To whomever fills out a false report of cyber bullying, they should be given 1,000 hours of community service, and prohibited from using a computer for 60 days.

That’s my solution anyways.

Diversity: “Coming Out Day”.

OOoohhhhhhhhhhhhhh…My Inner Dramatist is channeling me thru my daily memoir,”You CANNOT Possibly Make This S*** Up!” and my 35-years in film is visualizing what this event would look like IF I WERE IN CHARGE. AAaahhhhhhhhh… (-:

The Outer Limits of Extreme Abstract Improbability Statistics

OUT: The Infinite Monkey Theorem.

The theory involving extreme mathematical computations that posits that a monkey randomly hitting a keyboard for an infinite amount of time shall eventually reproduce the complete works of William Shakespeare.

IN: The Infinite Diversity Administrators Theorem.

The theory involving complex equations of impossibility that posits that an infinite number of college diversity administrators working feverishly with infinite resources at their disposal shall achieve greater feelings of racial harmony between at least two undergrad students, long after the monkey has performed his Shakespearean feat, typed the complete works of Mark Twain to boot, and long since passed away.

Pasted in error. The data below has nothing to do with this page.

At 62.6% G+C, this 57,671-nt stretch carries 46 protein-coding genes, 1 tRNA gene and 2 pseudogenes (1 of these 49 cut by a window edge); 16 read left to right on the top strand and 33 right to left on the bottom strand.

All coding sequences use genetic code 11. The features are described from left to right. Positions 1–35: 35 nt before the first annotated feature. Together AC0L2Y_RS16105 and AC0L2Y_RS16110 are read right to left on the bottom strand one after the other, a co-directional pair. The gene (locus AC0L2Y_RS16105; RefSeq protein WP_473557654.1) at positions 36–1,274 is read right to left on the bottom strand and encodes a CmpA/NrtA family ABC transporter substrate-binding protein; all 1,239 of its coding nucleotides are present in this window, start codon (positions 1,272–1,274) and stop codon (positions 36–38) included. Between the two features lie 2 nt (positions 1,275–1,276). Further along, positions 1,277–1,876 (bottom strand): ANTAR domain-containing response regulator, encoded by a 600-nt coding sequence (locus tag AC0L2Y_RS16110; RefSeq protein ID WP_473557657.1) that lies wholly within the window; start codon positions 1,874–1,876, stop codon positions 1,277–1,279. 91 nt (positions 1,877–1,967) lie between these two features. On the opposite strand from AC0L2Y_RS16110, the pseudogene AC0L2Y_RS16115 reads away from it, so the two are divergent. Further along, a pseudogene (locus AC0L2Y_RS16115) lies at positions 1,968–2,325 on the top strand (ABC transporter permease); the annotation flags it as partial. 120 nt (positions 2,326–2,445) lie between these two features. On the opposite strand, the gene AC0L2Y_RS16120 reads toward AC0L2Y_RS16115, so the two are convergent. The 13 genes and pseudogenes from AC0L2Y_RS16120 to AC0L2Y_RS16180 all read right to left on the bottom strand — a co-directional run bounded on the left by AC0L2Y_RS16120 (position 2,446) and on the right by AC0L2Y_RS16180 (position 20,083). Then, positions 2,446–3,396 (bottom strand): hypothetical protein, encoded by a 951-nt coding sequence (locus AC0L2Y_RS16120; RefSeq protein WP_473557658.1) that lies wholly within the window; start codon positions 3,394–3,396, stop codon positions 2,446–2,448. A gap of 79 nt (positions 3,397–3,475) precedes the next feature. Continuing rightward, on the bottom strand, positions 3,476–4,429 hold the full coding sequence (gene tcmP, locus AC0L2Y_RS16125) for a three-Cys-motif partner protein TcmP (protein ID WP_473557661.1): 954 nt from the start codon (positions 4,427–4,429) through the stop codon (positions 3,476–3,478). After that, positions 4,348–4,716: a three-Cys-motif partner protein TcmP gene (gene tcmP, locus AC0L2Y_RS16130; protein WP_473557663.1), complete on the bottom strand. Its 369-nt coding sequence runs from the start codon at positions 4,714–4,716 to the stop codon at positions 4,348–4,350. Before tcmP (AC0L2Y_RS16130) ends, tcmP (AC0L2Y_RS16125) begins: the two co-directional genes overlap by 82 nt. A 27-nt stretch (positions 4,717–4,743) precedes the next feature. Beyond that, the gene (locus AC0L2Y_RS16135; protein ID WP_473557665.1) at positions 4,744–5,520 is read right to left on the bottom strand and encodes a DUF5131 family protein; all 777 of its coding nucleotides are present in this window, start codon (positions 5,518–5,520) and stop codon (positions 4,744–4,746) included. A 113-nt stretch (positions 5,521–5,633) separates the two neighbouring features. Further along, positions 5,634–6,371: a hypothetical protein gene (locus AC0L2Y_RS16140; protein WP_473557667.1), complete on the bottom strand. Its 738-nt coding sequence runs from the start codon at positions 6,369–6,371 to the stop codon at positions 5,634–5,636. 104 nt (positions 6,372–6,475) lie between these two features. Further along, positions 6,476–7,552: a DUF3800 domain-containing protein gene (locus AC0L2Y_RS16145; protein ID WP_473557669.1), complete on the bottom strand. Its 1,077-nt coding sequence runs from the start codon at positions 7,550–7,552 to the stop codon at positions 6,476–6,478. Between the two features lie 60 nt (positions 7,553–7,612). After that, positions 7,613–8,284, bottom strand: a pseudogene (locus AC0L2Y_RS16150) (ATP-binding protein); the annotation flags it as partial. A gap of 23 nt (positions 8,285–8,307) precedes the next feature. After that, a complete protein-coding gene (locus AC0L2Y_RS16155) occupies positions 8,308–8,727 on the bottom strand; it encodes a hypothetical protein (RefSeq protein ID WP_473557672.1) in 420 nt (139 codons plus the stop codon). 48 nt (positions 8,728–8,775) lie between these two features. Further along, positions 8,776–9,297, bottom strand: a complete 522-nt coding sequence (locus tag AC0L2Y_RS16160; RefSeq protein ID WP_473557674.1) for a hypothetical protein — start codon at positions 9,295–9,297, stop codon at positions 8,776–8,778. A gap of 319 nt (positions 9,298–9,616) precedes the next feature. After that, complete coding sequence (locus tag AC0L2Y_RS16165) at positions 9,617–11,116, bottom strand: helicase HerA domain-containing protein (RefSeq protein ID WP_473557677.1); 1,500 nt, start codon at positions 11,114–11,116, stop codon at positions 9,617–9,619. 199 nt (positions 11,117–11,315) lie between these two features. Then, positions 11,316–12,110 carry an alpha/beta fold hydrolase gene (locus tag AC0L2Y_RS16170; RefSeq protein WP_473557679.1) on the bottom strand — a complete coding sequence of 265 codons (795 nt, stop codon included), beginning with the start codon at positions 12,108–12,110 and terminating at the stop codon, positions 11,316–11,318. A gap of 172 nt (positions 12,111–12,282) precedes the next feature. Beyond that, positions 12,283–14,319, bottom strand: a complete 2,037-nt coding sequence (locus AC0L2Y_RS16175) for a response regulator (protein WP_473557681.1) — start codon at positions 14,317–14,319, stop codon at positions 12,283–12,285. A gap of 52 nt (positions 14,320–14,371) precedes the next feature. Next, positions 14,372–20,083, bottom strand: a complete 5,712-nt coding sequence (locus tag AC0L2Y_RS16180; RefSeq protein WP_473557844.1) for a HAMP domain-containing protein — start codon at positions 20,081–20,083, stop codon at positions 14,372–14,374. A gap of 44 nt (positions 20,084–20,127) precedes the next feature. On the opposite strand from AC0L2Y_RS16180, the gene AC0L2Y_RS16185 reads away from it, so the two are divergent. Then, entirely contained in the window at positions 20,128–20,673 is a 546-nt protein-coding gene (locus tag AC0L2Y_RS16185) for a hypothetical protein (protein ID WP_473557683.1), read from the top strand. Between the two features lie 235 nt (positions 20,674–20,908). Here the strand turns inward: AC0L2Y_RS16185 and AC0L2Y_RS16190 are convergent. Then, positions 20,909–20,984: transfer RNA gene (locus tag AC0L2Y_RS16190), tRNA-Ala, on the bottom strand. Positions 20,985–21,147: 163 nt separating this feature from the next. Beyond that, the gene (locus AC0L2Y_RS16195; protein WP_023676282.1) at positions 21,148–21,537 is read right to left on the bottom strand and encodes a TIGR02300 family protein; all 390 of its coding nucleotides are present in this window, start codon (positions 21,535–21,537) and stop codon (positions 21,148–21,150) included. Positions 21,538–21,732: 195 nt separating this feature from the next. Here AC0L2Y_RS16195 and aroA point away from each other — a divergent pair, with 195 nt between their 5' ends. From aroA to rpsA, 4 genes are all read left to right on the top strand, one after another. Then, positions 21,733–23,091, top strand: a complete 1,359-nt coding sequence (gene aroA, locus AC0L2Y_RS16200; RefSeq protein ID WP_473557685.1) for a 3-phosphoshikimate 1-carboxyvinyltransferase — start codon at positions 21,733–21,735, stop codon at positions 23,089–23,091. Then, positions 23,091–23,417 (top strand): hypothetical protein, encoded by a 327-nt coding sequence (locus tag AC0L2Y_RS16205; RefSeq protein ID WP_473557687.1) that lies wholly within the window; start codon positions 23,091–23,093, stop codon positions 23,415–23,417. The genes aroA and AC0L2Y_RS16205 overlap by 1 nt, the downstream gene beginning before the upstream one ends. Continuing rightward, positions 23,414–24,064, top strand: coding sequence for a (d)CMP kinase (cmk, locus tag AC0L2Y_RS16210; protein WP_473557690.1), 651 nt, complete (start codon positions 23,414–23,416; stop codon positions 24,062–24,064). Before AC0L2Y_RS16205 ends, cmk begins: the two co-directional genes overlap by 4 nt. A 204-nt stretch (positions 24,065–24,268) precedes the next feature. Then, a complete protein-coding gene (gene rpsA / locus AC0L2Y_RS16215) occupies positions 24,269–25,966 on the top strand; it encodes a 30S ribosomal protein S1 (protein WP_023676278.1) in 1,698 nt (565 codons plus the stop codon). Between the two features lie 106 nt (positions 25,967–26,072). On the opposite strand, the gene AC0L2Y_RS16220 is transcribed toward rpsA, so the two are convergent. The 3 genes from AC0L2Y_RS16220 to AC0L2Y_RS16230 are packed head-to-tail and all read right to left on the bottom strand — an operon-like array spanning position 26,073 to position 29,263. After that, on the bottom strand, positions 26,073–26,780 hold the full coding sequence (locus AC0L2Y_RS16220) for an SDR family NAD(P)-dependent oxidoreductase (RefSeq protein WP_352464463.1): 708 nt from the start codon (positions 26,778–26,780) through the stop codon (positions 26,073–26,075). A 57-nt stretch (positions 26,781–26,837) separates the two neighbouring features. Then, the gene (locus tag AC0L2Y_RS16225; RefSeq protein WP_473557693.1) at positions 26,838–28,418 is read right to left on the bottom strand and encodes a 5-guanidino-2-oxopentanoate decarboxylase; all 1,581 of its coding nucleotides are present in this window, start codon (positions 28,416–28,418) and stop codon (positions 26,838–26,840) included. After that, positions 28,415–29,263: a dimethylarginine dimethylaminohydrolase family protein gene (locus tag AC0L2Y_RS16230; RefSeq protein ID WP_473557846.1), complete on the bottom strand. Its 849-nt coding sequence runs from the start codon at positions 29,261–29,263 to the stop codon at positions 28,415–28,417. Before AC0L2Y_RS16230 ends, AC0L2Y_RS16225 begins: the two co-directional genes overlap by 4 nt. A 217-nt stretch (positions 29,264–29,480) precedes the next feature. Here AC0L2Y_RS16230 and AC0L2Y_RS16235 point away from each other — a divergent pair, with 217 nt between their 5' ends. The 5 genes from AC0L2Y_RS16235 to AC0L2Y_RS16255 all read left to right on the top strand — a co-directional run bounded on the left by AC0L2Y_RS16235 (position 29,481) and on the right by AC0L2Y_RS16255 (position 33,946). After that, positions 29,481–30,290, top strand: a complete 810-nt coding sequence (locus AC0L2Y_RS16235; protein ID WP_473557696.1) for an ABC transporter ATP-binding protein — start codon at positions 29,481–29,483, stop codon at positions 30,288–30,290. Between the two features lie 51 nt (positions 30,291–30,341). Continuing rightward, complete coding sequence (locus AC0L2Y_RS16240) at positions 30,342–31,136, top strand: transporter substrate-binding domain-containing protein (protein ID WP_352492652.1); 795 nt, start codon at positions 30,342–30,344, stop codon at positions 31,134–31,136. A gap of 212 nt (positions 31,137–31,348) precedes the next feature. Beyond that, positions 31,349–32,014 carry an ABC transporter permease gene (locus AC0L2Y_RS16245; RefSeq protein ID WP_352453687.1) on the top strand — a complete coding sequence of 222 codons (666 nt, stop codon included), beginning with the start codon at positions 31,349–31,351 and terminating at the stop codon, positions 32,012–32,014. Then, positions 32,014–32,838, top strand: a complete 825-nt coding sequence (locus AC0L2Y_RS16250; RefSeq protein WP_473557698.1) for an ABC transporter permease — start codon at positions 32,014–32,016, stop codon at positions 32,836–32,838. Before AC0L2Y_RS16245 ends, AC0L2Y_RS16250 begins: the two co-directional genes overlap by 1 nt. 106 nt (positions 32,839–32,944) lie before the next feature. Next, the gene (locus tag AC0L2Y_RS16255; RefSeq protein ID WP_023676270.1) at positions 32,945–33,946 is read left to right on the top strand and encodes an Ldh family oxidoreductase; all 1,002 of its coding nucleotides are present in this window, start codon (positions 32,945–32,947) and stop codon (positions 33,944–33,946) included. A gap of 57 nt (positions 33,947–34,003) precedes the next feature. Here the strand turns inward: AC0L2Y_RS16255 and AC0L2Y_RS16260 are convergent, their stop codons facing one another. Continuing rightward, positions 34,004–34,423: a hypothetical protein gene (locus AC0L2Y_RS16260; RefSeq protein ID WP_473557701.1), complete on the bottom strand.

Exactly! The outcome of the civil rights movement has been to delay integration. The Democrats in particular have been guilty of exploiting differentials and gradients in order to advance their political, economic, and social standing. This is fundamental corruption.

They will understand precisely nothing until they acknowledge and respect individual dignity. Unfortunately, since the civil rights movements progressed to incorporated, for-profit enterprises, this knowledge will not be forthcoming as its publication would destroy their business model.

They should also consider respecting the intrinsic value of human life. History is replete with evidence that treating human life as a commodity will only invite corruption and engender the human and civil rights abuses.

MaggotAtBroadAndWall | September 28, 2013 at 10:21 pm

“Every great cause begins as a movement, becomes a business, and eventually degenerates into a racket.” – Eric Hoffer